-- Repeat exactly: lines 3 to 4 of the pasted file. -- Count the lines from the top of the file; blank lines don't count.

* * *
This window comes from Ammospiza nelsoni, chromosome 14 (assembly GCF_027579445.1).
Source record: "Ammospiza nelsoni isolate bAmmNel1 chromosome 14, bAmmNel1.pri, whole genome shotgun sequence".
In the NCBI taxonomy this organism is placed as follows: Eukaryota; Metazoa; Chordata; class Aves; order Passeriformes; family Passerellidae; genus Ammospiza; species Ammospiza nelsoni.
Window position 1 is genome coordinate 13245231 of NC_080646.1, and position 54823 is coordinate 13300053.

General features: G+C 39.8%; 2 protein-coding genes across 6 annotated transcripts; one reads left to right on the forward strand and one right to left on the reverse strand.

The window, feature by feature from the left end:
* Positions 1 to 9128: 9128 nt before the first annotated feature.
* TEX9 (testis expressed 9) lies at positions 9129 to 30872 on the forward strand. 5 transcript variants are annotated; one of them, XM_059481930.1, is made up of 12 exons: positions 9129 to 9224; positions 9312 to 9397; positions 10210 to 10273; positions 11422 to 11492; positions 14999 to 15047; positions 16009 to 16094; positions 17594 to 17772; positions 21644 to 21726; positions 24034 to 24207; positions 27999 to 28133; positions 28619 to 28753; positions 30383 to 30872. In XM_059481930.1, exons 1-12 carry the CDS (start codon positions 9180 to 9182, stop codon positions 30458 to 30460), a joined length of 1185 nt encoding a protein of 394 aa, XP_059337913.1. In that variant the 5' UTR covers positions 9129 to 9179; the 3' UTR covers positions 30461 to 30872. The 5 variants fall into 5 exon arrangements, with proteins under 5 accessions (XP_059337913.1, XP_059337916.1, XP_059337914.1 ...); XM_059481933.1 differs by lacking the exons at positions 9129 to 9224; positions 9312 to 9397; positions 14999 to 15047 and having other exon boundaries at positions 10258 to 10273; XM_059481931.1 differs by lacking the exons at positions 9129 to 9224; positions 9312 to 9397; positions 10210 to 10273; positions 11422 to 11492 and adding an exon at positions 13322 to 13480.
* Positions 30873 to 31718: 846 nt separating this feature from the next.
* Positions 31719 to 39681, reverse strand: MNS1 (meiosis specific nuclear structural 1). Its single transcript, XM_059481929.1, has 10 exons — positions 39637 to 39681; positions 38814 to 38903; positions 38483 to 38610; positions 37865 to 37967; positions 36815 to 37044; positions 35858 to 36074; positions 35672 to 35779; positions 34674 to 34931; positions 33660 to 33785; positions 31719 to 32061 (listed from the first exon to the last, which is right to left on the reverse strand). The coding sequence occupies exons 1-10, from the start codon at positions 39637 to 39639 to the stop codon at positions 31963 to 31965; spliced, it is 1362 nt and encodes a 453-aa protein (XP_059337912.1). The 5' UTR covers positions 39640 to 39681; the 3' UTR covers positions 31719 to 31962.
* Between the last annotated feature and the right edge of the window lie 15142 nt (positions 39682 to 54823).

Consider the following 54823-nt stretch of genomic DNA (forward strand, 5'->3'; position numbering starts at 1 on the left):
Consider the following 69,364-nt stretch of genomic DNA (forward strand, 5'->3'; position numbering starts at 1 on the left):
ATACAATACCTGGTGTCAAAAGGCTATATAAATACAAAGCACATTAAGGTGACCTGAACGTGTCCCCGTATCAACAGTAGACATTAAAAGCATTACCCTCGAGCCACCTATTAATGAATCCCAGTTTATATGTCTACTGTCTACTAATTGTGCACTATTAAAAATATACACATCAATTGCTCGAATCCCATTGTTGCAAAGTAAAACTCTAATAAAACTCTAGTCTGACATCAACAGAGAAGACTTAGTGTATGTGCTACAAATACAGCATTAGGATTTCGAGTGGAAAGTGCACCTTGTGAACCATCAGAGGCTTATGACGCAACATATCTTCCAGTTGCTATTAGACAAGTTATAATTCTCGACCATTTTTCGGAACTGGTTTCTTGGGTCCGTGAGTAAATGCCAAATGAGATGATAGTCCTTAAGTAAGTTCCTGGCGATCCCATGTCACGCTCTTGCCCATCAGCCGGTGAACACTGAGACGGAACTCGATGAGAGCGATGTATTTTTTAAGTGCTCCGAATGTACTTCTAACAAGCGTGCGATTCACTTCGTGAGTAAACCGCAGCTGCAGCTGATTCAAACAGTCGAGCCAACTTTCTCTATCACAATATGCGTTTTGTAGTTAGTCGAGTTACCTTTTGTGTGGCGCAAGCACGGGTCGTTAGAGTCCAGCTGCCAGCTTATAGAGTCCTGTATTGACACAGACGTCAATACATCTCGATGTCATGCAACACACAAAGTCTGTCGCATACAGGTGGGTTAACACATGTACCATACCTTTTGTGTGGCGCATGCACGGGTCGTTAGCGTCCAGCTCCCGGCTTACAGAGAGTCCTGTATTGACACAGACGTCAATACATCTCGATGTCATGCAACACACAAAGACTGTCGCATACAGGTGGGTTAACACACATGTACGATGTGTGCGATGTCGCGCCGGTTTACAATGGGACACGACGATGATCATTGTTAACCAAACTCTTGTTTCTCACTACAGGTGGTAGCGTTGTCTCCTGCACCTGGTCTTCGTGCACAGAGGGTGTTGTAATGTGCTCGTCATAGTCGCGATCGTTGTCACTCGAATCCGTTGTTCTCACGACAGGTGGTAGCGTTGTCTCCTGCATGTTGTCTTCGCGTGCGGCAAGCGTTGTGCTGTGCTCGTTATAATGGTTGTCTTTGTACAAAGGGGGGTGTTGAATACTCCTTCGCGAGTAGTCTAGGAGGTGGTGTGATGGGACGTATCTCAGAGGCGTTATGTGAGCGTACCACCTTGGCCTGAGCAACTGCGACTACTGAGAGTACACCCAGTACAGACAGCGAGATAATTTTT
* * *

In the NCBI taxonomy this organism is placed as follows: Eukaryota; Metazoa; Chordata; class Aves; order Passeriformes; family Passerellidae; genus Ammospiza; species Ammospiza nelsoni.
Window position 1 is genome coordinate 13245231 of NC_080646.1, and position 54823 is coordinate 13300053.